Electric Shock – do you know what to do?
A flow of electricity between two parts of the human body can cause a current to flow that can block the electrical signals between the brain and the muscles. This may have a number of effects including:
- Stopping the heart beating properly
- Preventing the casualty from breathing
- Causing muscle spasms. This loss of muscle control often means the person cannot ‘let go’ or escape the electric shock.
- Electrical and thermal burns
The exact effect is dependent upon a large number of things including the size of the voltage, which parts of the body are involved, how damp the person is, and the length of time the current flows.
A lot of Information on electrical safety is available from Health and Safety Executive.
What to do if you believe someone has had, or is getting, an electric shock?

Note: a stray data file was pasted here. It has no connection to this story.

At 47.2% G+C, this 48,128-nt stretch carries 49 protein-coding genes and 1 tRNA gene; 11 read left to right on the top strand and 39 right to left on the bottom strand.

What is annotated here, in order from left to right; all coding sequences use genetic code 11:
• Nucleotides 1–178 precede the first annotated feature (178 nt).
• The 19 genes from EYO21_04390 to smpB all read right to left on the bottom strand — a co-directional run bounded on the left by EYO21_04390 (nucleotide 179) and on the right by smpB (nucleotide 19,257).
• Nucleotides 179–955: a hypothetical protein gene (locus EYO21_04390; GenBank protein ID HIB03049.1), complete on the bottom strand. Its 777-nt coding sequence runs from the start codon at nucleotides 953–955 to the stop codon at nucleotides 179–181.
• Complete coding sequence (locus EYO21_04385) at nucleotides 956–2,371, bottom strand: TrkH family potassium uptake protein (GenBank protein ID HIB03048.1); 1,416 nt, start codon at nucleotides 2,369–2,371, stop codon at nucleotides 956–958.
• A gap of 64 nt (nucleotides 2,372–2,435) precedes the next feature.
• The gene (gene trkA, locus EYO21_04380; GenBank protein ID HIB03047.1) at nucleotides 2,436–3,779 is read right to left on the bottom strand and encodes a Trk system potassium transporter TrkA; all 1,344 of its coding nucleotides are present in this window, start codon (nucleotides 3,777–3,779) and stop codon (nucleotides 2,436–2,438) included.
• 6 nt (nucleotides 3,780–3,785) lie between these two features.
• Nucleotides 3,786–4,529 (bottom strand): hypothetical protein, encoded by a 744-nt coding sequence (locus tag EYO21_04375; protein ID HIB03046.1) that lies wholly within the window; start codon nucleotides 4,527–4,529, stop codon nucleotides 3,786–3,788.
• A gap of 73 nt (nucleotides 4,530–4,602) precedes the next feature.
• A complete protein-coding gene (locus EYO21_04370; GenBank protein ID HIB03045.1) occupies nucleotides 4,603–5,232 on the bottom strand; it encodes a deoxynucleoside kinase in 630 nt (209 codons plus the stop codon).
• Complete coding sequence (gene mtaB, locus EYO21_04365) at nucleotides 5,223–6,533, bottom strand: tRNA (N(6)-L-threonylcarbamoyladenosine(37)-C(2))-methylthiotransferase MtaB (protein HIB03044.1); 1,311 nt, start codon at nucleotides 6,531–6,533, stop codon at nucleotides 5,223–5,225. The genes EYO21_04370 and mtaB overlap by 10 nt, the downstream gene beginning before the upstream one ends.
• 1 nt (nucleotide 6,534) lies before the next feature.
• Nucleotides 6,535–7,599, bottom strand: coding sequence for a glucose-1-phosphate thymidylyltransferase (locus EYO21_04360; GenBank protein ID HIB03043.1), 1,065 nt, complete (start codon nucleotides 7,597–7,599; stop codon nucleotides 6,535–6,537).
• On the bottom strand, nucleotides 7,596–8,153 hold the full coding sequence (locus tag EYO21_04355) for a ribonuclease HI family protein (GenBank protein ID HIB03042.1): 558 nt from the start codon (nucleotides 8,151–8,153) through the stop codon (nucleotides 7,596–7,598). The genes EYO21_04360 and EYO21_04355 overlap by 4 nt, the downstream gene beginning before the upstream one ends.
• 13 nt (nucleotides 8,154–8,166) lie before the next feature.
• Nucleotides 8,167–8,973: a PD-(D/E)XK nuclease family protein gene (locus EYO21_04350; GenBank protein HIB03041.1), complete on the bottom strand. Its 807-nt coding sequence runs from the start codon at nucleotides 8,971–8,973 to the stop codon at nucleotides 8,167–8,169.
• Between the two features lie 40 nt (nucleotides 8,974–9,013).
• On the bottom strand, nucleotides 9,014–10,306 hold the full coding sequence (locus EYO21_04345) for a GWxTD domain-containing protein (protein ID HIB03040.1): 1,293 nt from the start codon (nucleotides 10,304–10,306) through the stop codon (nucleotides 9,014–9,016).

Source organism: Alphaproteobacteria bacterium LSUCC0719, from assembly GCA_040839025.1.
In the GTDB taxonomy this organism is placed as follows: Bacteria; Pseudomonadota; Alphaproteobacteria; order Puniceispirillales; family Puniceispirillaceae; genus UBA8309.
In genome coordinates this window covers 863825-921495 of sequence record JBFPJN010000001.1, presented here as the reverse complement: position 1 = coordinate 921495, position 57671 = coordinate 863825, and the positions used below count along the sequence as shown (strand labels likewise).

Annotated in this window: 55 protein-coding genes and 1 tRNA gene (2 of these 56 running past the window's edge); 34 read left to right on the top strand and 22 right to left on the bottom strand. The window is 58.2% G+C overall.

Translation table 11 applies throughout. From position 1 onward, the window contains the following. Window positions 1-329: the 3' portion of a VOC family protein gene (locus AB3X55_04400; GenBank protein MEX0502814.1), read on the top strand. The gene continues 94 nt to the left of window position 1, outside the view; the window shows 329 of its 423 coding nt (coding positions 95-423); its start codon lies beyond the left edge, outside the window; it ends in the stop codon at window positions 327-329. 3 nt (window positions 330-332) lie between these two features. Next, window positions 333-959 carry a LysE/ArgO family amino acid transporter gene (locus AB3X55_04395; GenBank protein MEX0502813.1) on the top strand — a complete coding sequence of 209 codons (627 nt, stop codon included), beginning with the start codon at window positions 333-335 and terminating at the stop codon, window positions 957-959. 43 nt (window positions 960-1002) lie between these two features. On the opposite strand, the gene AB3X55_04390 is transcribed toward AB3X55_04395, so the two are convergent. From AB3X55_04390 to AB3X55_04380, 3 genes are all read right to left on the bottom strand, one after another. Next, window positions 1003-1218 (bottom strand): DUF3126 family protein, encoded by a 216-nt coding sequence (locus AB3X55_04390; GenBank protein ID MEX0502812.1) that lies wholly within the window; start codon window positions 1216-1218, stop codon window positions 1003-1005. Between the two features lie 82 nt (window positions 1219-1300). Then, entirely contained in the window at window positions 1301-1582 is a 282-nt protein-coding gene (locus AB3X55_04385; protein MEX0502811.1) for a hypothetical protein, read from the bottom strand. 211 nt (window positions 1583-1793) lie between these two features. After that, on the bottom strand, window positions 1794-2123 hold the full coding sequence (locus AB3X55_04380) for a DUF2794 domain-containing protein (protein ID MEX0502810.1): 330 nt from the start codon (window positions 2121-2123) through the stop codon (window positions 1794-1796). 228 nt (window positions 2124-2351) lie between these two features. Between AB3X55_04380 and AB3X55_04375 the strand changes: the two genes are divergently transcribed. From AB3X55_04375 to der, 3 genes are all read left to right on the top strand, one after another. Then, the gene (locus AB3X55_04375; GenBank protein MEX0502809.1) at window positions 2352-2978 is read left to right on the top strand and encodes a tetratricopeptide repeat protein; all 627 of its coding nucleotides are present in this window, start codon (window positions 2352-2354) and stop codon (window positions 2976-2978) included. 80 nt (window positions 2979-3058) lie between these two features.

It may not be immediately clear, but if you think someone is suffering from electric shock, approach with extreme caution.
The first step is to separate the person from the source of electricity as quickly as possible. The best way of doing this is to turn off the supply, for example, by unplugging the appliance or by turning the mains off at the fusebox (consumer unit). If this isn’t possible, then try to remove the source of electricity from the person using a piece of insulating material, such as a length of wood.
NEVER touch the person receiving the electric shock, until you have turned off the electricity.
After removing the person from the source of electricity, if the person is unconscious call for an ambulance immediately. If their breathing has stopped then begin CPR procedures after you have called 999 for help.
Where the person is conscious and seems well, it is still advisable to monitor their condition, as the effects of an electric shock may not be immediately obvious. They may have sustained internal problems including deep-seated burns, muscle damage and broken bones. Surface burns can be treated in the normal way by cooling.
The case of LIGHTENING STRIKE.